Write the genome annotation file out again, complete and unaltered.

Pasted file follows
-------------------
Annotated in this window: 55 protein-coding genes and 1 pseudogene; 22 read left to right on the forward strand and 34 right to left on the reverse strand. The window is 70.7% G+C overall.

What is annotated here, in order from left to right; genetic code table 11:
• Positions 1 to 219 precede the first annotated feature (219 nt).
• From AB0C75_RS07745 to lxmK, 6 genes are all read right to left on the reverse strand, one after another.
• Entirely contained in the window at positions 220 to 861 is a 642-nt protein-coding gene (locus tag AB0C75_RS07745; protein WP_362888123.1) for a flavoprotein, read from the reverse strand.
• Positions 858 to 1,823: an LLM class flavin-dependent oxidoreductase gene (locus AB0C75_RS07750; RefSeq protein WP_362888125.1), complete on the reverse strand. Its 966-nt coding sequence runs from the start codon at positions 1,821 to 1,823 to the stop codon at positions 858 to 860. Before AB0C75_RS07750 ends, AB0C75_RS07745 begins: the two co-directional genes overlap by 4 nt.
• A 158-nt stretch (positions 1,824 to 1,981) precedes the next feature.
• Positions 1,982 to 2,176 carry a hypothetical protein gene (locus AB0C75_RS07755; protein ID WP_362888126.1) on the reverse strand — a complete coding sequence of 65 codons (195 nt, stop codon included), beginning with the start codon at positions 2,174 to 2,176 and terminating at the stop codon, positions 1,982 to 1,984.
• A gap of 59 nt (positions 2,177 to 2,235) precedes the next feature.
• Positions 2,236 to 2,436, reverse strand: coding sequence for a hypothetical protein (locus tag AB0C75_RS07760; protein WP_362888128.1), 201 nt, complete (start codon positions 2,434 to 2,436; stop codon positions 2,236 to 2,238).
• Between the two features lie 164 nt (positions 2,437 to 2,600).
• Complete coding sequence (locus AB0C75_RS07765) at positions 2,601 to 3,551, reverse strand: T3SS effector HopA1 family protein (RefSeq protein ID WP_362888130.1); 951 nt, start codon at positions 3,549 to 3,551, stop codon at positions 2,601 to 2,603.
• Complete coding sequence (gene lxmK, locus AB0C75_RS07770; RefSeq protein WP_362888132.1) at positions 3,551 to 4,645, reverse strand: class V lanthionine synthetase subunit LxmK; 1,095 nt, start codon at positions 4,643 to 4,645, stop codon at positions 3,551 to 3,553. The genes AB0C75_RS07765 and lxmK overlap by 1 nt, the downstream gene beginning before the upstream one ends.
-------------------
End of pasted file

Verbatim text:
Annotated in this window: 55 protein-coding genes and 1 pseudogene; 22 read left to right on the forward strand and 34 right to left on the reverse strand. The window is 70.7% G+C overall.

What is annotated here, in order from left to right; genetic code table 11:
• Positions 1 to 219 precede the first annotated feature (219 nt).
• From AB0C75_RS07745 to lxmK, 6 genes are all read right to left on the reverse strand, one after another.
• Entirely contained in the window at positions 220 to 861 is a 642-nt protein-coding gene (locus tag AB0C75_RS07745; protein WP_362888123.1) for a flavoprotein, read from the reverse strand.
• Positions 858 to 1,823: an LLM class flavin-dependent oxidoreductase gene (locus AB0C75_RS07750; RefSeq protein WP_362888125.1), complete on the reverse strand. Its 966-nt coding sequence runs from the start codon at positions 1,821 to 1,823 to the stop codon at positions 858 to 860. Before AB0C75_RS07750 ends, AB0C75_RS07745 begins: the two co-directional genes overlap by 4 nt.
• A 158-nt stretch (positions 1,824 to 1,981) precedes the next feature.
• Positions 1,982 to 2,176 carry a hypothetical protein gene (locus AB0C75_RS07755; protein ID WP_362888126.1) on the reverse strand — a complete coding sequence of 65 codons (195 nt, stop codon included), beginning with the start codon at positions 2,174 to 2,176 and terminating at the stop codon, positions 1,982 to 1,984.
• A gap of 59 nt (positions 2,177 to 2,235) precedes the next feature.
• Positions 2,236 to 2,436, reverse strand: coding sequence for a hypothetical protein (locus tag AB0C75_RS07760; protein WP_362888128.1), 201 nt, complete (start codon positions 2,434 to 2,436; stop codon positions 2,236 to 2,238).
• Between the two features lie 164 nt (positions 2,437 to 2,600).
• Complete coding sequence (locus AB0C75_RS07765) at positions 2,601 to 3,551, reverse strand: T3SS effector HopA1 family protein (RefSeq protein ID WP_362888130.1); 951 nt, start codon at positions 3,549 to 3,551, stop codon at positions 2,601 to 2,603.
• Complete coding sequence (gene lxmK, locus AB0C75_RS07770; RefSeq protein WP_362888132.1) at positions 3,551 to 4,645, reverse strand: class V lanthionine synthetase subunit LxmK; 1,095 nt, start codon at positions 4,643 to 4,645, stop codon at positions 3,551 to 3,553. The genes AB0C75_RS07765 and lxmK overlap by 1 nt, the downstream gene beginning before the upstream one ends.